“With climate change we do expect all hydro-meteorological extremes to become more extreme. What we have seen in Germany is broadly consistent with this trend.” said Carlo Buontempo, the director of the Copernicus Climate Change Service at the European Centre for Medium-Range Weather Forecasts.
The seven hottest years in recorded history have occurred since 2014, largely as a result of global heating, which is caused by engine exhaust fumes, forest burning and other human activities. Computer models predict this will cause more extreme weather, which means records will be broken with more frequency in more places.
The Americas have been the focus in recent weeks. The Canadian national daily heat record was exceeded by more than 5C two weeks ago, as were several local records in Oregon and Washington. Scientists said these extremes at such latitudes were virtually impossible without human-driven warming. Last weekend, the monitoring station at Death Valley in California registered 54.4C, which could prove to be the highest reliably recorded temperature on Earth.
Daniel Swain, a climate scientist at the University of California in Los Angeles, said so many records were being set in the US this summer that they no longer made the news: “The extremes that would have been newsworthy a couple of years ago aren’t, because they pale in comparison to the astonishing rises a few weeks ago.” This was happening in other countries too, he said, though with less media attention. “The US is often in the spotlight, but we have also seen extraordinary heat events in northern Europe and Siberia. This is not a localised freak event, it is definitely part of a coherent global pattern.”
The far north of Europe also sweltered in record-breaking June heat, and cities in India, Pakistan and Libya have endured unusually high temperatures in recent weeks. Suburbs of Tokyo have been drenched in the heaviest rainfall since measurements began and a usual month’s worth of July rain fell on London in a day. Events that were once in 100 years are becoming commonplace. Freak weather is increasingly normal.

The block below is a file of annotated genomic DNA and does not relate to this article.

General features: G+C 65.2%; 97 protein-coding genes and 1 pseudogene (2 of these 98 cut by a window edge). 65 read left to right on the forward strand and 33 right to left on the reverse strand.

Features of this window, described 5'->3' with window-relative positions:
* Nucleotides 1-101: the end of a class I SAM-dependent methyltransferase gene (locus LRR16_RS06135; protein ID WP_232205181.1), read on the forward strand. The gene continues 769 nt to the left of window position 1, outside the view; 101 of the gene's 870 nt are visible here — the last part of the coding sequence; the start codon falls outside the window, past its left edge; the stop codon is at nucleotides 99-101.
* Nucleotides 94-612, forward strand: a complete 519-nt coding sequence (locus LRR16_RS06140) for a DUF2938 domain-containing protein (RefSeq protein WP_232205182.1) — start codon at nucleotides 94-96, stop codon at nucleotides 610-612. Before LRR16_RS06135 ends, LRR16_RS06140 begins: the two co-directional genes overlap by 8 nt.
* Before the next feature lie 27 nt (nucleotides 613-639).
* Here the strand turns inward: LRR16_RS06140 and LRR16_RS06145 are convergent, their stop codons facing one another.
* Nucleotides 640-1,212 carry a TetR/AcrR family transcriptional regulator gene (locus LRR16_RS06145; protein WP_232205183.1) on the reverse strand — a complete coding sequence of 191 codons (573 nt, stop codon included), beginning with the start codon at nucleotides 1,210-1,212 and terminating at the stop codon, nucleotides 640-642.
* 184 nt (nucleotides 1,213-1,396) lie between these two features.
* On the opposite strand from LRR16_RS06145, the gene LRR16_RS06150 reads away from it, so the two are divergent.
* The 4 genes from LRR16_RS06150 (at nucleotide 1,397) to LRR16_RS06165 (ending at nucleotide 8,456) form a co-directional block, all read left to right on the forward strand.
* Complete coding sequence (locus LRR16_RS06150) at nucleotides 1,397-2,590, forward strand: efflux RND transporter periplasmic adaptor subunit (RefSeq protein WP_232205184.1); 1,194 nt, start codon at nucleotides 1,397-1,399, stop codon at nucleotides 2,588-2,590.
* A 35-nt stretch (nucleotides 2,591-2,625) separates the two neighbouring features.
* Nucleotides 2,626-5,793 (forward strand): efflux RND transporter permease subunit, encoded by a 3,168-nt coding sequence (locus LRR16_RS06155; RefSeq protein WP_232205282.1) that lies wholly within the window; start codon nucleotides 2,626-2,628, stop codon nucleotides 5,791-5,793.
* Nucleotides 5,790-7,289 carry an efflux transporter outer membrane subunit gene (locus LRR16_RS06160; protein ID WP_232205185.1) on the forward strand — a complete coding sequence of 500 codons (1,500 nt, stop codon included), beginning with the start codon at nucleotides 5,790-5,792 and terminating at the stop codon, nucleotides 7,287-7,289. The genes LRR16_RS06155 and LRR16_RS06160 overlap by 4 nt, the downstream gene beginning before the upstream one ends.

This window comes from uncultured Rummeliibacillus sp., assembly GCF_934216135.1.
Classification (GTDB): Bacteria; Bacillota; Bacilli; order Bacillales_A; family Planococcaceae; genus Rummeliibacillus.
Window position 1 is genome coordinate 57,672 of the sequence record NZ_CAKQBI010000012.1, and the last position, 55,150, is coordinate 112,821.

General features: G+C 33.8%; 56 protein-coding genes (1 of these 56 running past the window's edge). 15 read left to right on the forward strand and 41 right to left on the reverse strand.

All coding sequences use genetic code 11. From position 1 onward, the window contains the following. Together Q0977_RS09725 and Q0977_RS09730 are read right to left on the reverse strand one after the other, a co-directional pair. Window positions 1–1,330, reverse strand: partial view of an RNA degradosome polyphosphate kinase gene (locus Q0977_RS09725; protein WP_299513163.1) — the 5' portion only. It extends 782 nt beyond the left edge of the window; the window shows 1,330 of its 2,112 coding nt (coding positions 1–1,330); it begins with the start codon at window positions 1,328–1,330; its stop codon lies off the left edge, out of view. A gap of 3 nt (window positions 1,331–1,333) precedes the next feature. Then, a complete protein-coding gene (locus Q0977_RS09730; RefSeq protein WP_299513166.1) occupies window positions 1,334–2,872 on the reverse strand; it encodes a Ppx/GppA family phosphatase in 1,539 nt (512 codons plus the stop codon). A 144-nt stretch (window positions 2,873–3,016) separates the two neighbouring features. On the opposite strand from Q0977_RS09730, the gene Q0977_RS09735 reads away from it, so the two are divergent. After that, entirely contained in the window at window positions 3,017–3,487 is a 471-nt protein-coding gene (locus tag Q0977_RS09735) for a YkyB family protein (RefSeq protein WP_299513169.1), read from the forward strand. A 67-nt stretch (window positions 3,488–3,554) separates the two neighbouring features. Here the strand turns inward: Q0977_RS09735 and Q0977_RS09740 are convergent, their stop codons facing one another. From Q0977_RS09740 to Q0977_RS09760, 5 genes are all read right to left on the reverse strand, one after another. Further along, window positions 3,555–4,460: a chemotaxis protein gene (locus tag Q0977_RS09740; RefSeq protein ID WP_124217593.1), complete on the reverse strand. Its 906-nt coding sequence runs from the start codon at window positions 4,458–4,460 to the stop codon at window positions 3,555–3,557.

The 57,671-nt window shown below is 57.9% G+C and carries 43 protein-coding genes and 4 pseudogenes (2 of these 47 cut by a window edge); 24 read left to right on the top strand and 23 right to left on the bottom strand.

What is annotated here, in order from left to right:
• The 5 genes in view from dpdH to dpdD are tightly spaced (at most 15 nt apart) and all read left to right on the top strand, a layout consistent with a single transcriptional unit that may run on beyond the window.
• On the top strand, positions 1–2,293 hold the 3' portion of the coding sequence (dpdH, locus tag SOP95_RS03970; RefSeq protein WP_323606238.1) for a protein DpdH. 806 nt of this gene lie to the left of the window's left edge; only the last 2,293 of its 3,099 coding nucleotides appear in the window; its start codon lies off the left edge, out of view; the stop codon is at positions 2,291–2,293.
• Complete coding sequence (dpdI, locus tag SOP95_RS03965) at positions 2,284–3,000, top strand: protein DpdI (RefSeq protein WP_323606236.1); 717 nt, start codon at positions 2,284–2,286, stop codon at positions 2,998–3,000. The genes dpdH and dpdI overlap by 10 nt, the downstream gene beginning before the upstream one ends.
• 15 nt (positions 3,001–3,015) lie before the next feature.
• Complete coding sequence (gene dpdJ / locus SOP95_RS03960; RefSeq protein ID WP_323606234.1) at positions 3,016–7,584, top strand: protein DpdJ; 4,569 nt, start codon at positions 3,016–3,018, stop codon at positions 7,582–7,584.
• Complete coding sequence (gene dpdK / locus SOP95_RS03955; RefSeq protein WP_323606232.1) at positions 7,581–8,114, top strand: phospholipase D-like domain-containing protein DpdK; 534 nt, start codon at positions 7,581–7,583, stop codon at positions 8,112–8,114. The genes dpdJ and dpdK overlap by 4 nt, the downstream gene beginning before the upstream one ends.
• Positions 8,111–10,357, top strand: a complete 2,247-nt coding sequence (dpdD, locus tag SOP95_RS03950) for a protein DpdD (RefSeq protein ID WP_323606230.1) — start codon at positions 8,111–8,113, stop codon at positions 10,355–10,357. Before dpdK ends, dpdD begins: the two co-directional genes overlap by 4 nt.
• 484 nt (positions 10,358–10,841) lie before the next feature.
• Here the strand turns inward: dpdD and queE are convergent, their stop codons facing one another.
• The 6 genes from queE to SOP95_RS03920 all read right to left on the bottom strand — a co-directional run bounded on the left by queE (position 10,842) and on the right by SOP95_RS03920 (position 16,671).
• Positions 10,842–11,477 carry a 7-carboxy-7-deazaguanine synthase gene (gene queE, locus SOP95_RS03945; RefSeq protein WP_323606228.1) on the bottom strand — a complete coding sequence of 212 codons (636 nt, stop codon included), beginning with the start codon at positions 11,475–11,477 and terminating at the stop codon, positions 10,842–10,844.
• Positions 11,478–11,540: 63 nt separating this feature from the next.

Some experts fear the recent jolts indicate the climate system may have crossed a dangerous threshold. Instead of smoothly rising temperatures and steadily increasing extremes, they are examining whether the trend may be increasingly “nonlinear” or bumpy as a result of knock-on effects from drought or ice melt in the Arctic. This theory is contentious, but recent events have prompted more discussion about this possibility and the reliability of models based on past observations.
SOURCE: The Guardian
DATE: July 14, 2021
SNIP: The Amazon rainforest is emitting a billion tonnes of carbon dioxide a year, according to a study. The giant forest had been absorbing the emissions driving the climate crisis but is now causing its acceleration, researchers said.
Most of the emissions are caused by fires, many deliberately set to clear land for beef and soy production. But even without fires, hotter temperatures and droughts mean the south-eastern Amazon has become a source of CO2, rather than a sink.
Growing trees and plants have taken up about a quarter of all fossil fuel emissions since 1960, with the Amazon playing a major role as the largest tropical forest. Losing the Amazon’s power to capture CO2 is a stark warning that slashing emissions from fossil fuels is more urgent than ever, scientists said.
The research used small planes to measure CO2 levels up to 4,500m above the forest over the last decade, showing how the whole Amazon is changing. Previous studies indicating the Amazon was becoming a source of CO2 were based on satellite data, which can be hampered by cloud cover, or ground measurements of trees, which can cover only a tiny part of the vast region.
The scientists said the discovery that part of the Amazon was emitting carbon even without fires was particularly worrying. They said it was most likely the result of each year’s deforestation and fires making adjacent forests more susceptible the next year. The trees produce much of the region’s rain, so fewer trees means more severe droughts and heatwaves and more tree deaths and fires.
The government of Brazil’s president, Jair Bolsonaro, has been harshly criticised for encouraging more deforestation, which has surged to a 12-year high, while fires hit their highest level in June since 2007.
Luciana Gatti, at the National Institute for Space Research in Brazil and who led the research, said: “The first very bad news is that forest burning produces around three times more CO2 than the forest absorbs. The second bad news is that the places where deforestation is 30% or more show carbon emissions 10 times higher than where deforestation is lower than 20%.”